Many writers who command language as well as RT, have a problem in my opinion of writing 'over the head' of the average reader. RT has the ability to practically teach as he goes. Freaking amazing actually because even when I encounter words I would normally need to reference a thesaurus on, I have no need as they have been utilized in a mnner leaving me completely understanding their meaning. I'm not going to spend any more time trying to explain this. RT is a brilliant writer, a fantastic storyteller and as creative a literary mind as anyone I have ever read in my lifetime. Big statement, yes, fact is...all it takes is reading eight or nine chapters of his work and one is left with absolutely no choice but to agree.

Weaving detail: Holy smoke! Now I know RT is a Sherlock Holmes buff. (I've read his own SH story) The fact is, I see a hint of Doyle, Hammet and other prolific detective writers in RT's work yet I see the independance he lays out as his own as well. RT implements a modernized twist to narrative writing that is most impressive. He sets up his detail with a crafty, very clever and most efficient economy. (No wasted words) This story gives an excellent example to young writers of exactly "how to" move a story along.

For example: In the all-important first chapter, Derek Clymer is characterized in less than 200 words. Essentially, most of us would take time to describe his facial features, general appearance, etc,.. RT does not do that first, electing instead to come in from a flank that I think works. Here is why: his character has less to do with what he looks like than who he is from the sense that the story is about 'what' he is at first. Ironic. At least to me, because normally I would immediately critisize the fact that the author did not tell us what the protag looked like at first opportunity.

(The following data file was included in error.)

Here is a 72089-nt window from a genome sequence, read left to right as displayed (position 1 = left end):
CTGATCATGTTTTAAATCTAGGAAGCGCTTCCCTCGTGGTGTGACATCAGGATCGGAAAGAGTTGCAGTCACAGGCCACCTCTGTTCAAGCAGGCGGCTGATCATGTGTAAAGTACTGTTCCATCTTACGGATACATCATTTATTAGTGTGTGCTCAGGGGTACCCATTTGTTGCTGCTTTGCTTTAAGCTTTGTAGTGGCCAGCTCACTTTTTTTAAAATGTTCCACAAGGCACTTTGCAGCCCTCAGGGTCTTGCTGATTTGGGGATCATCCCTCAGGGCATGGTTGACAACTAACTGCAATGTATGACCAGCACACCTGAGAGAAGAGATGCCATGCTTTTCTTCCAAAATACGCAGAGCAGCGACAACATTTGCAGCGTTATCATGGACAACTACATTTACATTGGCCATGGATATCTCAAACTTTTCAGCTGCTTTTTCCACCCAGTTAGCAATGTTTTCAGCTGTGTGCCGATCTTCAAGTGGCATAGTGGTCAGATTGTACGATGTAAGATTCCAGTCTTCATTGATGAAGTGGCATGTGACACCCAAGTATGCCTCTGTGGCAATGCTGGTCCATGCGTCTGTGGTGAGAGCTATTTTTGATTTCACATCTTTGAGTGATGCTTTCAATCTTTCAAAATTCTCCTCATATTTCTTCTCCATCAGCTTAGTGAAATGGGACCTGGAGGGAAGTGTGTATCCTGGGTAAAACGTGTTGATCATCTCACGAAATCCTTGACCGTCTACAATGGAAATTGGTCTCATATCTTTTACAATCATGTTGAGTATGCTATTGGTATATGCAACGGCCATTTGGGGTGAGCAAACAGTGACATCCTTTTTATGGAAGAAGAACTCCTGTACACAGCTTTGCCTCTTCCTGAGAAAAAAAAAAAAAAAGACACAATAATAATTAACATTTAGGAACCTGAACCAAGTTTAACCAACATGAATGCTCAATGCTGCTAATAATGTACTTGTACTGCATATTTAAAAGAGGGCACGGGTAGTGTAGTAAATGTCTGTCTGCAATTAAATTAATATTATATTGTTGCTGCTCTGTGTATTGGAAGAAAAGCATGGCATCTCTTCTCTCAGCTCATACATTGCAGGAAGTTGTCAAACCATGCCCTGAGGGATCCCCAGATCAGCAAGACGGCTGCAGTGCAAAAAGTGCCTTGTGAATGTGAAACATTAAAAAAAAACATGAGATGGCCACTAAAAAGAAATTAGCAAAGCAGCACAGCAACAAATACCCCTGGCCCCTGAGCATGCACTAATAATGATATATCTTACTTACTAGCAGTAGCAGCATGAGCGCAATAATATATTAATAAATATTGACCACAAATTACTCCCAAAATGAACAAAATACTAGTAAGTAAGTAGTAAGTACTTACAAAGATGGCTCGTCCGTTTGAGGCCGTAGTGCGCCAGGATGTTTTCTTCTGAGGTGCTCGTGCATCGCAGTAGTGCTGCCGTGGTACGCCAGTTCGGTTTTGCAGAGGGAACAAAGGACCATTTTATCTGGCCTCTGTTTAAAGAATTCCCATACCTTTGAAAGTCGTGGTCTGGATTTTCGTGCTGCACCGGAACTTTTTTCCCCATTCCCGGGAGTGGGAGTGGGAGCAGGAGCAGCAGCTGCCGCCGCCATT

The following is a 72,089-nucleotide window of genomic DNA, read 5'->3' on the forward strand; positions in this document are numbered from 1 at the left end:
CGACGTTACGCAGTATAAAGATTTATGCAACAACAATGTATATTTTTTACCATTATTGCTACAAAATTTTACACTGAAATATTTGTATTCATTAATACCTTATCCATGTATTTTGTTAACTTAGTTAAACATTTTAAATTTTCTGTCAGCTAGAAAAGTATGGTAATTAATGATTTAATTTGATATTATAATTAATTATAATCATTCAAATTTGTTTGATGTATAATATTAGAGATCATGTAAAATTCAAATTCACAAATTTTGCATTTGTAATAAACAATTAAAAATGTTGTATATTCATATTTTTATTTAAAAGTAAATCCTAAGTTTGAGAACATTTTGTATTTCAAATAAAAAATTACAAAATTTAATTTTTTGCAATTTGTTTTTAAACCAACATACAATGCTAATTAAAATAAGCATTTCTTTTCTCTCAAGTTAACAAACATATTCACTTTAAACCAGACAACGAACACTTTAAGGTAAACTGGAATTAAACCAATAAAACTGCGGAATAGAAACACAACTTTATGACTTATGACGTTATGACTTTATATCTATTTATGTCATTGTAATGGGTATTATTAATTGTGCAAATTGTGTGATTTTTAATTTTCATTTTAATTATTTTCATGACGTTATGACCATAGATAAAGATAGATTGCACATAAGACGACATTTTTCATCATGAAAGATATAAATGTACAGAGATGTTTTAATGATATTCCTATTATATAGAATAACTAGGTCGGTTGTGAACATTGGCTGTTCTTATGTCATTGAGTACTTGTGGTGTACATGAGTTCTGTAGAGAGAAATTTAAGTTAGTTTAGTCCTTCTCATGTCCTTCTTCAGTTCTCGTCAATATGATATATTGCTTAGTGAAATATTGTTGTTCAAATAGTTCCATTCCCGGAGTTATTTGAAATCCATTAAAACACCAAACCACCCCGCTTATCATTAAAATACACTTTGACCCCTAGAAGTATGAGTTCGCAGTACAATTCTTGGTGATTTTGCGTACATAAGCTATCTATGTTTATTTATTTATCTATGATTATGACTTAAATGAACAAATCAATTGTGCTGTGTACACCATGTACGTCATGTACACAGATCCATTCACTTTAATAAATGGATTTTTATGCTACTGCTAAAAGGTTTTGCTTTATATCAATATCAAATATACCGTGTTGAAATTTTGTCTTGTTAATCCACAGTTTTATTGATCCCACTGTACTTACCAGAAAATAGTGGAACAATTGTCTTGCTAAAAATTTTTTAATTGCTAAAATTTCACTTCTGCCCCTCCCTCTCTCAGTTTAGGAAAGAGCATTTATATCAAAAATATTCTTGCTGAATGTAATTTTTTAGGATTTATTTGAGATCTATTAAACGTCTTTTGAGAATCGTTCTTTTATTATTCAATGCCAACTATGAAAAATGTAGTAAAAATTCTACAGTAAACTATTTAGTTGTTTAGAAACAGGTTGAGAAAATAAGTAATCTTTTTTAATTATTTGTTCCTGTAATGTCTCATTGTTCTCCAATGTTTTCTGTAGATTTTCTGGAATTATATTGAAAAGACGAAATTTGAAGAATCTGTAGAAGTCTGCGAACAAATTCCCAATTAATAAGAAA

The bit where the author makes sure we understand that Derek "keeps an eagle eye" on the money that is being counted tells us much more at the time in which it is told than what color hair he has or if his chin has a dimple.

In the very first chapter we get an immediate grip on the scam. RT paints it out quite clearly, we know exactly what is going on, how it is being orchestrated and understand the methodology employed. All the while, it is the dialogue of the characters that tells this to us, NOT narrative. Not a single word of the skeem is portrayed in narrative!!! This is another lesson, riding almost 'under the radar' in how to do a 'set-up'. Simply frigging brilliant!!!

By the time I began reading CH2, I felt like I had read half a book. Bob's problems, who Derek is, the scam, the setting, all laid out already, waiting for complex additive to plot. Essentially, one has no choice at the end of CH1 but to turn the page, (last objective of the all-important first chapter)

(In CH2, three consecutive paragraphs start with the word 'This'. Just saying...)

The characterization of Bert Weems is excellent! We know exactly who this guy is and the angle in which the author is beinging him in to the script. (Or at least I think)

In two chapters, the author has successfully set up a brilliant stage for what is to come. The details are so carefully timed so as to allow the reader to digest them at a smooth pace. This is the type of stuff I was referring to earlier in my comments about Rayond Terry. Everything moves the story forward. Here we have a plot with many characters, yet, I feel them all, I know who they are, how they play and have a grasp for the plot that makes me again feel the need to immediately turn the page and begin CH3 without hesitation.

The switch to 'scene flashing' in CH3 is again, unique. Each of the three scenes moves the story significantly forward by adding the element of mystery and requiring the reader to begin what i suppose will be a constant need to start forming hypothesis of the anticipated storyline. The plot is deepening nicely, at a great pace, like a rolling snowball in an avalanche.